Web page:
I tend to think of birthdays as soul-searching times, taking stock of one’s life times. On the eve of another birthday, I’m giving a lot of thought to who I want to be going forward.
I know this: I want to be kind. I want to spread love. I want to be as gracious as President Obama and Secretary Clinton were in their post-election speeches. I want to be an example for my children.
I know this too: I am lifted by the fact that the people I know are good people. That we are all trying to do the right thing, trying to support our families and communities.
But I also want to be clear-eyed. I can’t unsee those awful t-shirts worn by Trump supporters, unhear those ugly assaulting words used by the candidate himself. I can’t comprehend that so many women would choose to vote for such a man. I don’t want to pretend everything’s ok when it’s not.
So I want to speak my truths. I want to be a fighter when fighting’s called for. Because my children deserve that too. All our children do.
We know President-elect Trump is a fighter. (Truth: that is hard to write, acknowledging this man who said such cruel, ugly things will be our president.) I’m honestly not very optimistic but I hope he will do some soul-searching and try to be kind too, be a president to every American.
Here is another hope for me: I know plenty of smart Republicans of good heart and good will here in D.C. and outside the beltway; I hope Mr. Trump hires some of them in his administration. I hope they can steer him off his path of ugliness and demeaning people to a path of reconciliation. I hope.
But hoping isn’t enough, is it? There’s a certain clear-eyed owning of reality that is called for in these times, isn’t there?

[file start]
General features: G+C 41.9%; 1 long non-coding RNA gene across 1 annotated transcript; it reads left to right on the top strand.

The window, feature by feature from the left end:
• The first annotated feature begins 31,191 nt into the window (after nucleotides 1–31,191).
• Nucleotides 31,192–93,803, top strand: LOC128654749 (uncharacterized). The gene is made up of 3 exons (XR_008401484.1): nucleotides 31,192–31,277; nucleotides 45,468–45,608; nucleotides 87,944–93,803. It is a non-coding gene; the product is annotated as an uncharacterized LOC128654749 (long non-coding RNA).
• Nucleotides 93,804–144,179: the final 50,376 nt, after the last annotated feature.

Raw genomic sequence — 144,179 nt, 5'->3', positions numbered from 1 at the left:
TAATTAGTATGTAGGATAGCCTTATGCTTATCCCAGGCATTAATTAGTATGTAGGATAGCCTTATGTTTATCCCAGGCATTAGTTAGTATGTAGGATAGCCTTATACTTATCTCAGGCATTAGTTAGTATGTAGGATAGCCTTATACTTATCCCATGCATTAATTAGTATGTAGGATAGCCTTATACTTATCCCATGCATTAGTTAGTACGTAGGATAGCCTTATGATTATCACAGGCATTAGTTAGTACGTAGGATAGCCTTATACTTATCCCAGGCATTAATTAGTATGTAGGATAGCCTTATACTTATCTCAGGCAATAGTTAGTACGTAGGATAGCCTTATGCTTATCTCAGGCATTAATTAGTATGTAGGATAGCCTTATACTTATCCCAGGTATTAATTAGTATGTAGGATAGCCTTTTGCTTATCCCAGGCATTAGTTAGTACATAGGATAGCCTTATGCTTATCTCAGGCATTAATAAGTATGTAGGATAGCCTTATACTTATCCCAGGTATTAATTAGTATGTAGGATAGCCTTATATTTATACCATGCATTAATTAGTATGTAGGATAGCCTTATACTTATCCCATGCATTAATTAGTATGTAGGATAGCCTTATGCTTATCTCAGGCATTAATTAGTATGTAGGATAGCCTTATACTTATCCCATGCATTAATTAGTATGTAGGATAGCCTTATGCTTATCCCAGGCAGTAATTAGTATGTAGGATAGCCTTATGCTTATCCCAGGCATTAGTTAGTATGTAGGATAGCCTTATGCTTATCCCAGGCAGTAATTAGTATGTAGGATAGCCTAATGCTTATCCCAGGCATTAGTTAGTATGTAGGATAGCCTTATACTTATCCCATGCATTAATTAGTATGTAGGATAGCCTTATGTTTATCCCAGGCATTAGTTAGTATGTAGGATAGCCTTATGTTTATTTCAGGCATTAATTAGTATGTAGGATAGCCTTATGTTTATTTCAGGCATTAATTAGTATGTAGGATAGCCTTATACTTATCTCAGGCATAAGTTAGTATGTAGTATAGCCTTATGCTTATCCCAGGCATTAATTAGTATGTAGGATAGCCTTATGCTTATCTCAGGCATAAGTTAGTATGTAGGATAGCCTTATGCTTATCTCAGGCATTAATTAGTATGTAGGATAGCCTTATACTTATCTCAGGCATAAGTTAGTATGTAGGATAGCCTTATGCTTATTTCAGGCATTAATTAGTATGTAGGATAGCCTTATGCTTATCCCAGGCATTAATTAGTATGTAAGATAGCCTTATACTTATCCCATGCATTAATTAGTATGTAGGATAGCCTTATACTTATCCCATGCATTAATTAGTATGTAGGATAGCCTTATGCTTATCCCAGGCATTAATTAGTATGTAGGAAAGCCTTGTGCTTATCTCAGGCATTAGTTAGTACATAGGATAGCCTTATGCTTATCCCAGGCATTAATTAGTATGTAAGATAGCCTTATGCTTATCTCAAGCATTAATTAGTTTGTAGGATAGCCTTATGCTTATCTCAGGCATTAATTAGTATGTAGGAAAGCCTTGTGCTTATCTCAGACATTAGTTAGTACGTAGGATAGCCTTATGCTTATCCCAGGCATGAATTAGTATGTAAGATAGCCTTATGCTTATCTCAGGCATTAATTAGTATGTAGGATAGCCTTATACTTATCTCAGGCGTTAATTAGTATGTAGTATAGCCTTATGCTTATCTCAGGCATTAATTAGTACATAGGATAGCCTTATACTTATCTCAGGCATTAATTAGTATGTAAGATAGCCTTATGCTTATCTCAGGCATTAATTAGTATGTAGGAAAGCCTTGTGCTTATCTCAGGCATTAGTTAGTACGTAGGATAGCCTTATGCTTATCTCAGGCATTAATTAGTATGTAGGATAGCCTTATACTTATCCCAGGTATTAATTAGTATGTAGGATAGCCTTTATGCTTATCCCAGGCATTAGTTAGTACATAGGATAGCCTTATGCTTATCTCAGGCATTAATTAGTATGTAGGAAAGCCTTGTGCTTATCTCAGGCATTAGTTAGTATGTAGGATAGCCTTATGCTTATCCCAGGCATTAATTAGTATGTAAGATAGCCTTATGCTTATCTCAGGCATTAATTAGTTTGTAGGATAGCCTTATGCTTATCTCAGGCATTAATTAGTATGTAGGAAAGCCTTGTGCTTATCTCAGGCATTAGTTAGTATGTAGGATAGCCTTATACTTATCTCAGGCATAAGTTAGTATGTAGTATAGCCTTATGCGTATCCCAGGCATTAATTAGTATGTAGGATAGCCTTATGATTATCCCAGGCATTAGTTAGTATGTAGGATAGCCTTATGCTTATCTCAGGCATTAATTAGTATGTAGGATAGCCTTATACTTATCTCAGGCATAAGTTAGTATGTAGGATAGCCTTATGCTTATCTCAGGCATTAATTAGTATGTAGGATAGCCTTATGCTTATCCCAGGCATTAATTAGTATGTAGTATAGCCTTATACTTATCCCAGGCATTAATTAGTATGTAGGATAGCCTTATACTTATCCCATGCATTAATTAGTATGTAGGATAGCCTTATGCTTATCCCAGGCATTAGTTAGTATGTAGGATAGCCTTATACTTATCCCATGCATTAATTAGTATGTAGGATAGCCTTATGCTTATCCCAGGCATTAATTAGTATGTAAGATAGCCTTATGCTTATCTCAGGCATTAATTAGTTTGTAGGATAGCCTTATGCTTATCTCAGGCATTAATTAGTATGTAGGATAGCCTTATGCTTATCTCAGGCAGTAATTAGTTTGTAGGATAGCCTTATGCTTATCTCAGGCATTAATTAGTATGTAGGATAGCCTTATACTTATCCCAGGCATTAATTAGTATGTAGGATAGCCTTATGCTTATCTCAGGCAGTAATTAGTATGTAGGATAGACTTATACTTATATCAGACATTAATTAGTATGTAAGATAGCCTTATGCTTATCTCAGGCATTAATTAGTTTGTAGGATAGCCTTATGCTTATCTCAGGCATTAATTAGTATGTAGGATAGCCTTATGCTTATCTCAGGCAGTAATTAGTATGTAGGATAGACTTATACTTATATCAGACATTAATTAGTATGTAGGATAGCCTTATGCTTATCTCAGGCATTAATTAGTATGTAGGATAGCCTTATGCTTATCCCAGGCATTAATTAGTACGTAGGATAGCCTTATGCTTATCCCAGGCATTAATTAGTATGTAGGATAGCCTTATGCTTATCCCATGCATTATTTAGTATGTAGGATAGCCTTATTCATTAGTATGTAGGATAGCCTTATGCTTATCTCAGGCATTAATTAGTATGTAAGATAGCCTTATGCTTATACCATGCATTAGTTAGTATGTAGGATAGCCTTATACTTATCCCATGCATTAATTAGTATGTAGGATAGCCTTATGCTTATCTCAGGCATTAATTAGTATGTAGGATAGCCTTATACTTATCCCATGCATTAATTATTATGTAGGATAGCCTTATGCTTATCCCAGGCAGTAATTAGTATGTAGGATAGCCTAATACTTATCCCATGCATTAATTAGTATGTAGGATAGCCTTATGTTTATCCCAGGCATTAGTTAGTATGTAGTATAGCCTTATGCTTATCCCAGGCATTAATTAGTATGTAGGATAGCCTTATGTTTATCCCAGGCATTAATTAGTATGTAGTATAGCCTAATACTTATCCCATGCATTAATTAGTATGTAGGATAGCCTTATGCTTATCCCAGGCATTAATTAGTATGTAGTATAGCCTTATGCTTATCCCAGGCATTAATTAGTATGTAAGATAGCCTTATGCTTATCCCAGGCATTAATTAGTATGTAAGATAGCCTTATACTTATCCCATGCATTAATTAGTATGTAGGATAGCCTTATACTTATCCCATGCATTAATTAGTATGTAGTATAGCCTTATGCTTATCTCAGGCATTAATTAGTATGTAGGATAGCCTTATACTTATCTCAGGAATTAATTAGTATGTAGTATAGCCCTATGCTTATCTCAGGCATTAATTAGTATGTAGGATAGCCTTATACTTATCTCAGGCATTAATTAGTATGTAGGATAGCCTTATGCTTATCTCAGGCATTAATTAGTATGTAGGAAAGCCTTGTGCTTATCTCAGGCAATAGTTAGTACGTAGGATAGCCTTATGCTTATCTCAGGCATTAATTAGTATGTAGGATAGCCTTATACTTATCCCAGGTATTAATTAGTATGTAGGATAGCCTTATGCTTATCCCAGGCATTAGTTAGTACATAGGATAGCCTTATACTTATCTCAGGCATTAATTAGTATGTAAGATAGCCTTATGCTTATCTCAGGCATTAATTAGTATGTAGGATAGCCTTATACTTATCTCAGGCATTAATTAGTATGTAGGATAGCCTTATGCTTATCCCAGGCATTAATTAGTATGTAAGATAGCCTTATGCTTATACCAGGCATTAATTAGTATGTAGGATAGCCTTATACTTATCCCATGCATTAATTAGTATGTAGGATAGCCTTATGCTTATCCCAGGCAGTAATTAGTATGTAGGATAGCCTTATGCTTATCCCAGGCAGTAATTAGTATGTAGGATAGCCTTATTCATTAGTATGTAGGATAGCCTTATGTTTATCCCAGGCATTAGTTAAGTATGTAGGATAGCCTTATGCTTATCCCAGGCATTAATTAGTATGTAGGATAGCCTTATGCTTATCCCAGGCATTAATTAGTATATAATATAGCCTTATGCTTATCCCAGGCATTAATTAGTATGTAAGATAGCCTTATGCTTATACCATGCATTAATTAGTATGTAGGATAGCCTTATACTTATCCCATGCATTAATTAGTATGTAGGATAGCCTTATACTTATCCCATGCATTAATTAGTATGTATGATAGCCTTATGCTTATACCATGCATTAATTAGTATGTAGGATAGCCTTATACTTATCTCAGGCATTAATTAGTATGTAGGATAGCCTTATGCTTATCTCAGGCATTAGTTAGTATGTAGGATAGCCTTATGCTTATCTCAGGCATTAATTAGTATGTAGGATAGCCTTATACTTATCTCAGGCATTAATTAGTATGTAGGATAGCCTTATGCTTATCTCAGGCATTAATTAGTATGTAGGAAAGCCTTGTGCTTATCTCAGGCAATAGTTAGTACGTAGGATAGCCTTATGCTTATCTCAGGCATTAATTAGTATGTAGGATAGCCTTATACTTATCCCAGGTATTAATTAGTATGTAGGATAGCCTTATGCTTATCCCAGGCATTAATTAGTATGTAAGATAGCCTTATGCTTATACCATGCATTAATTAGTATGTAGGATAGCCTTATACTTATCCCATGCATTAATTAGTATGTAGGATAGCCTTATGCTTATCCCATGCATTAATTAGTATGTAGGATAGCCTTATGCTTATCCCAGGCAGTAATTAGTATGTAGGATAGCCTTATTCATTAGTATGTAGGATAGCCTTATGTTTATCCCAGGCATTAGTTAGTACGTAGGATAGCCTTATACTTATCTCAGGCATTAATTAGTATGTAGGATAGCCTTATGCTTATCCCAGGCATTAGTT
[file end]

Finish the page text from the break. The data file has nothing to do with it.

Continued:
So I will channel the oh-so wise J.K. Rowling and her words after the election:
“We stand together. We stick up for the vulnerable. We challenge bigots. We don’t let hate speech become normalized. We hold the line.“
I need to remember the words of writer/activist Luvvie Ajayi, who educated Hillary supporters grumbling about black turnout, noting that 96 percent of black women voters chose Hillary. That only 47 percent of white women did. Luvvie told disappointed white women to get past “I don’t know what to do anymore” and take some action, starting with talking to our own communities.
I also want to harken the words of Connie Schultz (journalist, writer, and mentor to many aspiring writers) in this excerpt from her recent piece in Creators.com:
“Every morning, we are faced with a decision before our feet hit the floor. Will we join the defeated, the ones who finally caved? Or will we continue to fight? I know from long experience which answer will rouse us from our beds with our character intact.”
I know too. Because with each year, I’m that much wiser. And clear-eyed. And full-hearted. And ready to fight.
Whew. Now I need to go find some cake.
NOTE: This post won’t be for everyone. Believe me, I’m not great with discomfort either. But it’s go time. We have to get used to more uncomfortable situations if we’re going to build understanding. If it helps, I’m doing it too. The Awesomely Luvvie post-election Facebook Live recap did not make me feel good. But I heard it. My understanding grew. And that’s what we call progress.